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THE MORNING BUZZ: Confessions of a DVD Virgin

4 Dec, 2001 By: Holly J. Wagner

I've long been a fan of home entertainment.

I hardly ever go to a movie theater. OK, I broke down and went to Harry Potter. But I think the last movie I saw in a theater before that was Cast Away. Yeah, I know, I don't get out much.

On the other hand I had premium cable service, which I've just traded in for cheaper satellite service. I rented tapes when I had time to watch them and the show I wanted was too far off on cable.

Now the big confession: Until about a month ago, I was a DVD virgin. I got to Video Store Magazine about seven months ago and after years in general circulation news, I was learning this industry. I knew DVD existed, but it was a high-end gizmo to me.

Eventually, this gig compelled me to get a DVD player.

So imagine my surprise the first time I popped a disc into the little tray and started pushing buttons. After all those ordinary VHS entertainment snacks, I could experience the crispy, crunchy goodness of DVD picture and sound. Then there's the bonus stuff, which ranges from nonexistent to hopelessly vapid to mind-blowingly awesome. The best part is, you don't have to rewind to see what you want. Zap! Zap! Zap! You're there. It's rather like a cross between watching a tape and surfing the Net.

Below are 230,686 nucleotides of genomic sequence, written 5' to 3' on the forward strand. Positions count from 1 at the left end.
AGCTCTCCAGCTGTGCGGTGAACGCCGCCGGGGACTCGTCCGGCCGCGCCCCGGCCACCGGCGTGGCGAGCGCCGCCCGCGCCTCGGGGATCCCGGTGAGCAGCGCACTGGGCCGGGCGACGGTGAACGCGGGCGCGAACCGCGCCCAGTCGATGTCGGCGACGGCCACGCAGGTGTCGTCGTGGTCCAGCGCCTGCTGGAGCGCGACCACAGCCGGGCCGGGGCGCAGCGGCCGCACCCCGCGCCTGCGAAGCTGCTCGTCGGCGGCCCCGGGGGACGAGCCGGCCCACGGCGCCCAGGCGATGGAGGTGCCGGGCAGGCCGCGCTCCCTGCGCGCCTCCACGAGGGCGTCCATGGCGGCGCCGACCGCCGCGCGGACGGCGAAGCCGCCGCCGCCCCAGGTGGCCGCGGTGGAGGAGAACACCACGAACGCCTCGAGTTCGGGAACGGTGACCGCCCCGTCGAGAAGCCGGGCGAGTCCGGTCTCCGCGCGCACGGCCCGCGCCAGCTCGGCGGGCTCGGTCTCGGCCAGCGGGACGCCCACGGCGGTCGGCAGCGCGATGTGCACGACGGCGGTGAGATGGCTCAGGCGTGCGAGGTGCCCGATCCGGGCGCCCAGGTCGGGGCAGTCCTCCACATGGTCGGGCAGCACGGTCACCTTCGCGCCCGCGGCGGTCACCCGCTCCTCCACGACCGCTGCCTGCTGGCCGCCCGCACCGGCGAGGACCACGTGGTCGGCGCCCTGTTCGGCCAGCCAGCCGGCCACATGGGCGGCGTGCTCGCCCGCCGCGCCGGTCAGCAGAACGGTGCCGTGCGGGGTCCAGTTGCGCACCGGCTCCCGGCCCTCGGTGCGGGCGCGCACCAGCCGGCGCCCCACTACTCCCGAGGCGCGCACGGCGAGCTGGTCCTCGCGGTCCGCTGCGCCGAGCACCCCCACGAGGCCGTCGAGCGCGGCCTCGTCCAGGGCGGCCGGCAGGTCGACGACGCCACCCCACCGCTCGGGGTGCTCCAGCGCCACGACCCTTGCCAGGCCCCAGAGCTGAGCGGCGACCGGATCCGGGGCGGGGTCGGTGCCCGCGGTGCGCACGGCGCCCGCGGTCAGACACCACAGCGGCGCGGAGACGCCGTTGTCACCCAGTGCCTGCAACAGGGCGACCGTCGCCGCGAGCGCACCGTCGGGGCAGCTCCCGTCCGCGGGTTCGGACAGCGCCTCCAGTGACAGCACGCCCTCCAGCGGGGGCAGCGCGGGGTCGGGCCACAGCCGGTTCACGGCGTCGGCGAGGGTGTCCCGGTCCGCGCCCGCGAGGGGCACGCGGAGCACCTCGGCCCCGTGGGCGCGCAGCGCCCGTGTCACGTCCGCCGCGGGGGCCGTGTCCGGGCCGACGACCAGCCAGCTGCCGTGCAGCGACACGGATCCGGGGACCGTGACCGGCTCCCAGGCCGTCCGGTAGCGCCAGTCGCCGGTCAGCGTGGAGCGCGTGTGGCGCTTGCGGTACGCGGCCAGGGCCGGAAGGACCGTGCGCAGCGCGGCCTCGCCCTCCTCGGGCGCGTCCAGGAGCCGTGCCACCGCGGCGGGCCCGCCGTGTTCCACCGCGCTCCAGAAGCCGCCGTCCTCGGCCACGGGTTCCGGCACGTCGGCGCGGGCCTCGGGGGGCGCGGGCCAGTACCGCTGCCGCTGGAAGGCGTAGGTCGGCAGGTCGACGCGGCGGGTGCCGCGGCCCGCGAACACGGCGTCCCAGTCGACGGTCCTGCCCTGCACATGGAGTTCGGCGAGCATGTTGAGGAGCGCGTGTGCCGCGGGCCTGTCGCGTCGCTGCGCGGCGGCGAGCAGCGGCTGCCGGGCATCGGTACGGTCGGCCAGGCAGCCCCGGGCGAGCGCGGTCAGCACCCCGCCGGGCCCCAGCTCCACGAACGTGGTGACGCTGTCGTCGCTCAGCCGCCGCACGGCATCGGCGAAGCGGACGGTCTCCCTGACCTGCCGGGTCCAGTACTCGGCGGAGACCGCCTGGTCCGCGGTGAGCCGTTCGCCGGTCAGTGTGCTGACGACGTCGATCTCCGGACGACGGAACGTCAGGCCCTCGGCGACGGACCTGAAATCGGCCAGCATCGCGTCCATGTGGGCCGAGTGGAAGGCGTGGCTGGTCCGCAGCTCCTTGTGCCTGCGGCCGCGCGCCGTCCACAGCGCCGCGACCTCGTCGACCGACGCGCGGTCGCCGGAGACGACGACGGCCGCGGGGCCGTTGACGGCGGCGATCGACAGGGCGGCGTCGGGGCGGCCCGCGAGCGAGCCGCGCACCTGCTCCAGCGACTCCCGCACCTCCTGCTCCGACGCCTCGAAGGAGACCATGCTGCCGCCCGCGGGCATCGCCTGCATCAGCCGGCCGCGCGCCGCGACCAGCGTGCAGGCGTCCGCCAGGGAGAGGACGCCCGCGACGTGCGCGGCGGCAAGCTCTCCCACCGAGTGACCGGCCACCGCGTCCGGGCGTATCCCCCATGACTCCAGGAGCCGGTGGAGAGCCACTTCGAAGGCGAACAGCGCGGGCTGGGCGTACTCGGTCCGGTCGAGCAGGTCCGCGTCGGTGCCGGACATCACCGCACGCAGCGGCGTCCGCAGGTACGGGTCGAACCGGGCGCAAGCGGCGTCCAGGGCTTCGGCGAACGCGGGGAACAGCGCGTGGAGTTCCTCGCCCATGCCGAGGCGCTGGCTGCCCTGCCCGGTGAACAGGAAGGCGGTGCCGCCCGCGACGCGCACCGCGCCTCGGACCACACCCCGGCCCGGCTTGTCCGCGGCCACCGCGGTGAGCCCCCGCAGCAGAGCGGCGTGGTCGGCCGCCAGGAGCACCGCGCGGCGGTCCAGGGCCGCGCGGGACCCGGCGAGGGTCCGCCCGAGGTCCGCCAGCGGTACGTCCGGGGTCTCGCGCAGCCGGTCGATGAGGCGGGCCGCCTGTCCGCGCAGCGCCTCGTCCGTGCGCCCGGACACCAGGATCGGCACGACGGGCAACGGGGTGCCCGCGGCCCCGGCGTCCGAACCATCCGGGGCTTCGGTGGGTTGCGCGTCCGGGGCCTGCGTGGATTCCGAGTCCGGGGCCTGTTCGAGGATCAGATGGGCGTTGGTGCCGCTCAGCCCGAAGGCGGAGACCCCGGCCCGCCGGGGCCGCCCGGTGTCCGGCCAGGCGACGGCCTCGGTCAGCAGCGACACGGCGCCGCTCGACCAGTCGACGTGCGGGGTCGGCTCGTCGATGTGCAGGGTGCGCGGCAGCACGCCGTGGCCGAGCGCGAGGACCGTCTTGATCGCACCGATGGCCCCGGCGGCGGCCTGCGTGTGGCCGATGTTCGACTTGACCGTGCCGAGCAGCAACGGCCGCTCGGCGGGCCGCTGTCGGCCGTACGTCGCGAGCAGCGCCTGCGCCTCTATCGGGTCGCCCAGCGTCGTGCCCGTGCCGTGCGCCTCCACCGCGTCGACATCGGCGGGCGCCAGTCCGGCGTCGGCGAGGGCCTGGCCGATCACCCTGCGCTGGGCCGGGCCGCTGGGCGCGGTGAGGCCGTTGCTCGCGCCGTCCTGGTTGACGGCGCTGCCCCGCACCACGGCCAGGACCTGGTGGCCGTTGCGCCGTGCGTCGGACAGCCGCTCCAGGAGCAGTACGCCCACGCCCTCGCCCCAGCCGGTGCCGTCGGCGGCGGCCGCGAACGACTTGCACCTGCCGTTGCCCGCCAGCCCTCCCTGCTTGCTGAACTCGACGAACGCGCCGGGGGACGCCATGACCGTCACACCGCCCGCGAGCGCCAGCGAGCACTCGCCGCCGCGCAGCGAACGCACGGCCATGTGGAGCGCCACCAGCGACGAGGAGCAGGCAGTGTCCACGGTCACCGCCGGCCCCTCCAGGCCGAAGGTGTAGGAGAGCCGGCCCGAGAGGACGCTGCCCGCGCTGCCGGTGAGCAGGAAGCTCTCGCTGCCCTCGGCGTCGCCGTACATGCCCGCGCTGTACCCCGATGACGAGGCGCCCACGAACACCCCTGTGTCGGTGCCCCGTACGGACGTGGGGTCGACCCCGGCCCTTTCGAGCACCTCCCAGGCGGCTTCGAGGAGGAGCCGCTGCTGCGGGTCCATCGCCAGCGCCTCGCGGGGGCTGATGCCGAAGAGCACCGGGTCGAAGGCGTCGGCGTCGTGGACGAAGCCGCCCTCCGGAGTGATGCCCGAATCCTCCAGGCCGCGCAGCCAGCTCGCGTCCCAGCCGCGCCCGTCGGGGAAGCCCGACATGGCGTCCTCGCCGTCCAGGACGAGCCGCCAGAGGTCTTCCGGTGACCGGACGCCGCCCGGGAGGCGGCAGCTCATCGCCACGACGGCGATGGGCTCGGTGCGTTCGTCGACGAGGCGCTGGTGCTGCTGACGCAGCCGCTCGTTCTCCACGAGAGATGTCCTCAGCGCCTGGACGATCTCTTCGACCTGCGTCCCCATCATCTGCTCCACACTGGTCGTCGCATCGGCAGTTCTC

I'm a tough sell, but I'm sold on DVD.

I'm also a student of behavior and of the Internet phenomenon. A few years ago, a reputable Internet consulting company called Zona Research came upon a measurement that has since been widely adopted in the cyberworld as "the eight-second rule."

The eight-second rule says that if the average Web surfer has to wait more than eight seconds for your Web page to build, he'll go back to the search engine and move on to another source. You've missed your opportunity.

That's the real, simple reason DVD will ultimately win the video war.

Yet again, new technology has made the First World (including me) impatient as a world society. This particular period of acceleration dates, by my reckoning, from the television remote control forward. I forget which standup comic says "We had remote control—my dad kicked me and yelled 'Change the channel!'" But the point is, we've become accustomed to information or entertainment on demand, at the touch of a button. Almost as fast as you can wish it. How very Harry Potter of us.

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